Overnight Energy & Environment — Biden keeps Trump-era aircraft emissions rule

Welcome to Tuesday’s Overnight Energy & Environment, your source for the latest news focused on energy, the environment and beyond. Subscribe here: thehill.com/newsletter-sign-up.

Today we’re looking at the Biden administration's decision to retain Trump-era aircraft emissions standards, an EPA finding that two types of "forever chemicals" are more toxic than previously thought and tomorrow’s offshore oil and gas lease sale. 

For The Hill, we’re Rachel Frazin and Zack Budryk. Write to us with tips: rfrazin@thehill.com and zbudryk@thehill.com. Follow us on Twitter: @RachelFrazin and @BudrykZack.

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Let’s jump in.


EPA sticks to Trump-era airplane standards 

A flag of the Environmental Protection Agency is seen outside their headquarters in Washington, D.C., on June 3

The Biden administration in a court filing Monday night indicated it will continue Trump-era regulations on greenhouse gas emissions from aircrafts.

The Environmental Protection Agency (EPA) made the filing Monday in a multi-state lawsuit brought in the waning days of the Trump administration. In the lawsuit, the EPA indicated it would not begin a new rulemaking process for the rule, proposed in July 2020.

In a statement, the EPA defended the move and said it understood the need for further action to reduce emissions from aviation.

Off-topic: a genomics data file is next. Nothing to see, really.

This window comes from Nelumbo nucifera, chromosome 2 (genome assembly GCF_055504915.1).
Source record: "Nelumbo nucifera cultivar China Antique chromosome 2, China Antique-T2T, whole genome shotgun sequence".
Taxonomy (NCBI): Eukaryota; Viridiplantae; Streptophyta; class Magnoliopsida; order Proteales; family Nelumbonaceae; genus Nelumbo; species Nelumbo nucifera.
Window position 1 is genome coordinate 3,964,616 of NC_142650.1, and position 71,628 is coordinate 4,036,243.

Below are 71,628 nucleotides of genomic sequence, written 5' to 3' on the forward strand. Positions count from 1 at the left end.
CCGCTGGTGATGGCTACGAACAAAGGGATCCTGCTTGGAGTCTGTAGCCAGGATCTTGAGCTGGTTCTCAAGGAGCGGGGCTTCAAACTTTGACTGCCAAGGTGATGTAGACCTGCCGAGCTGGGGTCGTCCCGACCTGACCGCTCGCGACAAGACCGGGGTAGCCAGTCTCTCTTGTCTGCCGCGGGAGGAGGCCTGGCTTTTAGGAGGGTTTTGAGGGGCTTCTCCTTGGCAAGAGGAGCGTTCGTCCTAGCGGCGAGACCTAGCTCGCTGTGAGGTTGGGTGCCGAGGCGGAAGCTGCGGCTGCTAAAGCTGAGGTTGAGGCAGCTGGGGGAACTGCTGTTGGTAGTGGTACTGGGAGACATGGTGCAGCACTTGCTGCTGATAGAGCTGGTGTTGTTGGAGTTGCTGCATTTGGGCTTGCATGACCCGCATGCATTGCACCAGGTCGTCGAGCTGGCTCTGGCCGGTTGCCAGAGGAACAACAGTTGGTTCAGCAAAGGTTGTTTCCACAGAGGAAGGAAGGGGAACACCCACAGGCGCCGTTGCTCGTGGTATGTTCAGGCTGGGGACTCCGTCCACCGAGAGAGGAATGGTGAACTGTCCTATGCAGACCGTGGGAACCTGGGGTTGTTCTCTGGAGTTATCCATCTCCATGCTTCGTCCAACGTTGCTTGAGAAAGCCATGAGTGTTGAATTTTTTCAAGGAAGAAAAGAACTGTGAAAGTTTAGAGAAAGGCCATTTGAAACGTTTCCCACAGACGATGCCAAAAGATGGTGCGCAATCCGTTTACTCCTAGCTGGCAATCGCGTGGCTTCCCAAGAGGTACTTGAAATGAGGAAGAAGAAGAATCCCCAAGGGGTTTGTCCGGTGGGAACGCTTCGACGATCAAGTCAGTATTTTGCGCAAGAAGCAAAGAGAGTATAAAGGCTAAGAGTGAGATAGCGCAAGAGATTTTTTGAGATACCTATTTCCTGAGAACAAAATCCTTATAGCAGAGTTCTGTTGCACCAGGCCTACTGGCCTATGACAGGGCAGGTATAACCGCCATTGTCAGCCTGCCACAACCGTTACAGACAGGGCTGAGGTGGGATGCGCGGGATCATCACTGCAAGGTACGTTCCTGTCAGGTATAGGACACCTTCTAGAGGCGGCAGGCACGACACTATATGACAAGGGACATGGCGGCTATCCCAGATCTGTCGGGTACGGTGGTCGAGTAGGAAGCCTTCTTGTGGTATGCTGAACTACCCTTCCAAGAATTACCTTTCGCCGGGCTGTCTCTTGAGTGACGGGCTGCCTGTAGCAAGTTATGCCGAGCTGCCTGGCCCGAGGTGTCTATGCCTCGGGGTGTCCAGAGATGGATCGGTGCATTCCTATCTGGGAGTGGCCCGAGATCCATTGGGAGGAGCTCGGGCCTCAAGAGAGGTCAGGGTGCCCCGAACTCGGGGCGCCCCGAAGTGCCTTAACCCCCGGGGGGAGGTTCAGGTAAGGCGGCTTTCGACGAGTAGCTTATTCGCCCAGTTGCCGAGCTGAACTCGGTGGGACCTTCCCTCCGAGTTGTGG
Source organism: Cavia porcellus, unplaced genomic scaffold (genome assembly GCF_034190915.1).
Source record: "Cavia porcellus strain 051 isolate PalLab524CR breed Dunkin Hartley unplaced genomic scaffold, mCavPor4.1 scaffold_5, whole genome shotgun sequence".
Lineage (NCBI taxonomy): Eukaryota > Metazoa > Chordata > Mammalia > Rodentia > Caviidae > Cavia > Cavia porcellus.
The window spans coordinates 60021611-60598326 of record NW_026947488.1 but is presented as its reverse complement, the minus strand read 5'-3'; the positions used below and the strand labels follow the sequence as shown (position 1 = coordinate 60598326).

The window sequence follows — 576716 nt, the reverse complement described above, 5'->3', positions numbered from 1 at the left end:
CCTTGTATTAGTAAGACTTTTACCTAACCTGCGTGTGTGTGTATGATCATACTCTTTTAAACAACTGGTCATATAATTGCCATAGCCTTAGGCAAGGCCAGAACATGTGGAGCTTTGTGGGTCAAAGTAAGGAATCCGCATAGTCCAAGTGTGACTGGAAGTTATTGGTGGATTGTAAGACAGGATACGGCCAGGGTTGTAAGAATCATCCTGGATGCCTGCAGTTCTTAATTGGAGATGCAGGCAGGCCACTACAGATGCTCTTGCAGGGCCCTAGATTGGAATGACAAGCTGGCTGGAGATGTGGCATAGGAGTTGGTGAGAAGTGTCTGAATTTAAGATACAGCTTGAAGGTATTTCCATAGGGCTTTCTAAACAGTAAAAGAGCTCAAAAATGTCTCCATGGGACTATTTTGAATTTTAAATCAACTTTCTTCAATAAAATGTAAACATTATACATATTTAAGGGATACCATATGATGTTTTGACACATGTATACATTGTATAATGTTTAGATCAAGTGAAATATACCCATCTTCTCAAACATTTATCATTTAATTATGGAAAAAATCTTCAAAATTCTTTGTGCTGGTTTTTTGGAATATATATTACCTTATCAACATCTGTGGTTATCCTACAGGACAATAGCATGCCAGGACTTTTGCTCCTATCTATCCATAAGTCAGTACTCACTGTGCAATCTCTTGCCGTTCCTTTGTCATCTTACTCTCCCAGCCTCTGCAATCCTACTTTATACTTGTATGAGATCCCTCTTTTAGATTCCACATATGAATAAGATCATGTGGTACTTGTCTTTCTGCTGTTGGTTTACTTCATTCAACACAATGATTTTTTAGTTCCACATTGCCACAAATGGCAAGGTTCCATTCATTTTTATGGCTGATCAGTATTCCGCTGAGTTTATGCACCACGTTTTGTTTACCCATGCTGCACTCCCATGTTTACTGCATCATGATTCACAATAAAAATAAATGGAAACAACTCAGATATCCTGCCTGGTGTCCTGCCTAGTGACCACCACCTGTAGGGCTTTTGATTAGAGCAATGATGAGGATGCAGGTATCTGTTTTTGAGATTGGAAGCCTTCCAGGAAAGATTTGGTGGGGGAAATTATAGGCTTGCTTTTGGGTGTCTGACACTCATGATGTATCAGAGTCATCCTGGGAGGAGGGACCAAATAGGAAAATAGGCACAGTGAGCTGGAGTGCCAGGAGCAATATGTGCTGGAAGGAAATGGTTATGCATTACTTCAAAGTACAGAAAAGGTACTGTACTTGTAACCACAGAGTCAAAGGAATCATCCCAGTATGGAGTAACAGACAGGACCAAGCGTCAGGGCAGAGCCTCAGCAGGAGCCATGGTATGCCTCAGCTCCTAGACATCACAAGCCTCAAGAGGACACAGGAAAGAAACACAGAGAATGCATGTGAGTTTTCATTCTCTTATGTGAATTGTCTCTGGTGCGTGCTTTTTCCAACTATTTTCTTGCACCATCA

“That is why the U.S. will press for ambitious new international CO2 standards at the upcoming round of ICAO negotiations, why in September the Biden Administration announced a series of actions aimed at boosting the development of sustainable aviation fuel, and why earlier this month the Biden Administration released the U.S. Aviation Climate Action Plan at COP26,” the statement said.

The agency added that it would explore possible other actions it can take under the authority of the Clean Air Act, which is independent of the International Civil Aviation Organization (ICAO) standards.

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The Trump administration rule, which would implement standards from the ICAO, has been sharply criticized by environmental advocates, who note it would do little to meaningfully reduce aviation emissions. The agency itself wrote in 2020 that it was “not projecting emission reductions associated with today’s proposed GHG regulations.”

Read more about the decision here.

 

'FOREVER CHEMICALS' MORE TOXIC THAN FIRST THOUGHT: EPA

New draft reports from the Environmental Protection Agency (EPA) have found that two “forever chemicals” are more toxic than previously thought, and that one is likely carcinogenic to humans. 

The drafts found the safe levels of ingestion for chemicals PFOA and PFOS are much lower than the agency had found in prior assessments. 

The agency also found that PFOA is “likely” carcinogenic to humans. This is a step up from before, as it has previously said that there is “suggestive” evidence that the substance can cause cancer. 

Both PFOA and PFOS can be found in drinking water, as well as other substances. PFOA has been used in nonstick cookware, flame repellants and cosmetics. PFOS has been used in water-resistant and stain-resistant products. 

The latest findings come as part of an EPA effort to regulate the substances, with the agency saying that it will aim to finish drinking water limits for PFOA and PFOS in 2023. 

Scott Faber, senior vice president for government affairs at the Environmental Working Group, told The Hill that the stronger toxicity finding is a sign that the agency will issue strong regulations. 

“There's no turning back. The evidence is now overwhelming, that PFAS is toxic at very low levels and that tens of millions if not hundreds of millions of Americans have unsafe levels of PFOA in particular in their drinking water,” Faber said.